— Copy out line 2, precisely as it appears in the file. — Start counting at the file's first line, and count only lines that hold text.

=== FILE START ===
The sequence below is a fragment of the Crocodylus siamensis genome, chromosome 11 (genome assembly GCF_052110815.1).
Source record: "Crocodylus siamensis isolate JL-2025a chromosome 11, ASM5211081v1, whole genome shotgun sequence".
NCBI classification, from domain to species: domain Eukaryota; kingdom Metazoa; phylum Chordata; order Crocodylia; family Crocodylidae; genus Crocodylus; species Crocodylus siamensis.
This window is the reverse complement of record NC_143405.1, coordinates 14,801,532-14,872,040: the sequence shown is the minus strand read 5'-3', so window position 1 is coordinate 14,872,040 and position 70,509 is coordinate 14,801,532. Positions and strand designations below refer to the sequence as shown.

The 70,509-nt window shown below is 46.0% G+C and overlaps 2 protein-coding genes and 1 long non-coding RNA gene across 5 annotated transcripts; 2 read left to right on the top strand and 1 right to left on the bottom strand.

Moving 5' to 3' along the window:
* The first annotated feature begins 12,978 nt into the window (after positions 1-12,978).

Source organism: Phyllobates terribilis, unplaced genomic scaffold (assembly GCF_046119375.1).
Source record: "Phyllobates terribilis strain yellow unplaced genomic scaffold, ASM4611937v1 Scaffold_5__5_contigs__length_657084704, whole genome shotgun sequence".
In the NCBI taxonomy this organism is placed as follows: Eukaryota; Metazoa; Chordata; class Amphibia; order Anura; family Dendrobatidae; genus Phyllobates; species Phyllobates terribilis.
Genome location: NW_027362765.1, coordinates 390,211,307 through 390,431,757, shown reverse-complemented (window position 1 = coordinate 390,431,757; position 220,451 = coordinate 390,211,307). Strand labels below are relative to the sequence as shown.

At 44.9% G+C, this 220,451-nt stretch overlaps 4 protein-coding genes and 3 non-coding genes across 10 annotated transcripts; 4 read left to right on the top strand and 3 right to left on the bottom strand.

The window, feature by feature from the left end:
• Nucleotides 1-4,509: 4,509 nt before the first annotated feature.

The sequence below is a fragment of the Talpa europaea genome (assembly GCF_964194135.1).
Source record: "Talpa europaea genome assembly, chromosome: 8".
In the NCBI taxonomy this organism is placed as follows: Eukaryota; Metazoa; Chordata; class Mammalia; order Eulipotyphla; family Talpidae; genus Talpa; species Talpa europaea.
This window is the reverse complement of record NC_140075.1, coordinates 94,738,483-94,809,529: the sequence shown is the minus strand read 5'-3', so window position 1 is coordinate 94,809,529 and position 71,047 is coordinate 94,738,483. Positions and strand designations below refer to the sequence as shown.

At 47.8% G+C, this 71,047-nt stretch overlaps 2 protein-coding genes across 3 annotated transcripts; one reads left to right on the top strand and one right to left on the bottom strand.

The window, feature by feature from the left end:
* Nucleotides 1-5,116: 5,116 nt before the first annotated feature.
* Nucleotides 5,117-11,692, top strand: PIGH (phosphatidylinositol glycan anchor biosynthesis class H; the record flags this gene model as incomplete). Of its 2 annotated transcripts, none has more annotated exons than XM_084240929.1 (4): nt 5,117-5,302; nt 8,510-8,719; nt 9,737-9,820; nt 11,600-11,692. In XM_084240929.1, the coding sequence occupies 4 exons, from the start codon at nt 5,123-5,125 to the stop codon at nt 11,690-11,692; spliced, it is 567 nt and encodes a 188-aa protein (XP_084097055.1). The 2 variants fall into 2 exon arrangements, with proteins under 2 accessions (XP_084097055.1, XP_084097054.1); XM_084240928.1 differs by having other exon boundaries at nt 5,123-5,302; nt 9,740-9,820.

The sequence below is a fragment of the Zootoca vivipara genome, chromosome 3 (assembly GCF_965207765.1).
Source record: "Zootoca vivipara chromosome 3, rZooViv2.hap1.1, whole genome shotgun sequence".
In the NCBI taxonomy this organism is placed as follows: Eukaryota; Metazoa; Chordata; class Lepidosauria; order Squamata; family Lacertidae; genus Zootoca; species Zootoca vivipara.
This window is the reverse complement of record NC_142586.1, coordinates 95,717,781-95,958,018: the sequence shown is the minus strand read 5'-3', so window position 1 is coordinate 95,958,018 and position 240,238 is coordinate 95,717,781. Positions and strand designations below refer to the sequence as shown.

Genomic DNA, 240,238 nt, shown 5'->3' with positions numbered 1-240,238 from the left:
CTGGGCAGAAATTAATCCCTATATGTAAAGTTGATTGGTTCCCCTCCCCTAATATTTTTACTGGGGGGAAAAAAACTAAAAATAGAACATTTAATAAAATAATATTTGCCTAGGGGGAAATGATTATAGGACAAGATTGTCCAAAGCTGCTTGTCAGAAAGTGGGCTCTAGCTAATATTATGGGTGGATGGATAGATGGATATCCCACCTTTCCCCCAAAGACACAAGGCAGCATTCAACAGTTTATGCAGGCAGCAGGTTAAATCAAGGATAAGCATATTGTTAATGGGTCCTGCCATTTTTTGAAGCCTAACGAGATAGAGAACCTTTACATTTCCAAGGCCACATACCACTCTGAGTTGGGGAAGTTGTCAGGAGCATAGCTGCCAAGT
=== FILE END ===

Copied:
Source record: "Crocodylus siamensis isolate JL-2025a chromosome 11, ASM5211081v1, whole genome shotgun sequence".